Usually, when you cross for the first time, you are asked to go into secondary security and obtain an I-94 form (card). They will staple it into your passport. Do not remove it!
Form I-94, is the Arrival-Departure Record Card, it is a form used by U.S. Customs and Border Protection (CBP) and intended to keep track of the arrival and departure to/from the United States of people who are not United States citizens or lawful permanent residents.
The I-94 card is date stamped and valid for 6 months. It also has a fee of $6.
Prior to the 6 month expiry of the I-94 you need to either return it to US Customs at a border crossing or leave it with the Canadian border guard when you return if you know you will not be crossing prior to its expiry. Failing to do so will result in a stern lecture from the US Border Guards the next time you cross with an expired card, an experience I try to avoid.
After 6 months you need to go through the process again and pay another $6.
Usually when you have a valid (unexpired I-94) you will simply cross like everyone else after answering the usual questions at the kiosk.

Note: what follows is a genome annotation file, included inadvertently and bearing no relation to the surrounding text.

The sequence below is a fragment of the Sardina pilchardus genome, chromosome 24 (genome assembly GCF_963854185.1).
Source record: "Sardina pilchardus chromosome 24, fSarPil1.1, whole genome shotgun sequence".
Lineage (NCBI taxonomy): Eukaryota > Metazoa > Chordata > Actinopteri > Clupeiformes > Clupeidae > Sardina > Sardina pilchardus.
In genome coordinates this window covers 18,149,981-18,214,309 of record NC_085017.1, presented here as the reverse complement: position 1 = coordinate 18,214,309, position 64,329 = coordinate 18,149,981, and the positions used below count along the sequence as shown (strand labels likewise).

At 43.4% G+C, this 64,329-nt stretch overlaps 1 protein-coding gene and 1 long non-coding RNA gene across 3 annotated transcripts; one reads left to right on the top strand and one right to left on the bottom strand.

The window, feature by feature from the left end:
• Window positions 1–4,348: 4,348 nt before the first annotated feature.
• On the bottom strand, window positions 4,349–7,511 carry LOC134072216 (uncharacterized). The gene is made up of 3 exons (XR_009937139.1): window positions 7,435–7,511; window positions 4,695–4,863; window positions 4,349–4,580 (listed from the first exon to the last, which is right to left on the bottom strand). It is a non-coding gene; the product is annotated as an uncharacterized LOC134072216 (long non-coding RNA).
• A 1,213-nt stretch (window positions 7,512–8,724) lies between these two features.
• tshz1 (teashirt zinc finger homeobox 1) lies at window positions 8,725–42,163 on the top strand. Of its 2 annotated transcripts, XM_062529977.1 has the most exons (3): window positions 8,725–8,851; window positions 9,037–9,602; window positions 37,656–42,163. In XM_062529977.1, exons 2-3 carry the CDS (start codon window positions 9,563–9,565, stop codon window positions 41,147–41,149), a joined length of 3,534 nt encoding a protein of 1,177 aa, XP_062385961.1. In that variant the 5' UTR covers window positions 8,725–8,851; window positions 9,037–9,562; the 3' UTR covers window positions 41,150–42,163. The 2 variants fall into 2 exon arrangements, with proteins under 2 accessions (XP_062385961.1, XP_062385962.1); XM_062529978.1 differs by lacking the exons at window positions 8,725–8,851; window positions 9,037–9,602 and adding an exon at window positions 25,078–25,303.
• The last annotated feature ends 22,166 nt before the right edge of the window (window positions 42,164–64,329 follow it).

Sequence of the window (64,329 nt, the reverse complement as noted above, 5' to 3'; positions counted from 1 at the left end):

However, I have also been allowed entry without a valid I-94 and I simply think the border guard at the kiosk didn't realise he needed to have me do so. Trust me, it is not normal as they are very vigilant in collecting that $6.
He's a tip. If you know you will be needing to get a new I-94, cross by yourself. The reason I do that is because when you get taken into secondary screening to obtain your I-94, EVERYONE travelling with you is required to go into secondary as well. So, If I know I am travelling with a group, I will cross a day or two in advance, get the I-94 and get gas or groceries and cross back. Then when I cross with the group, I simply show waiver and my passport (with I-94 stapled inside), answer the questions and we all cross as normal.
I hope this helps.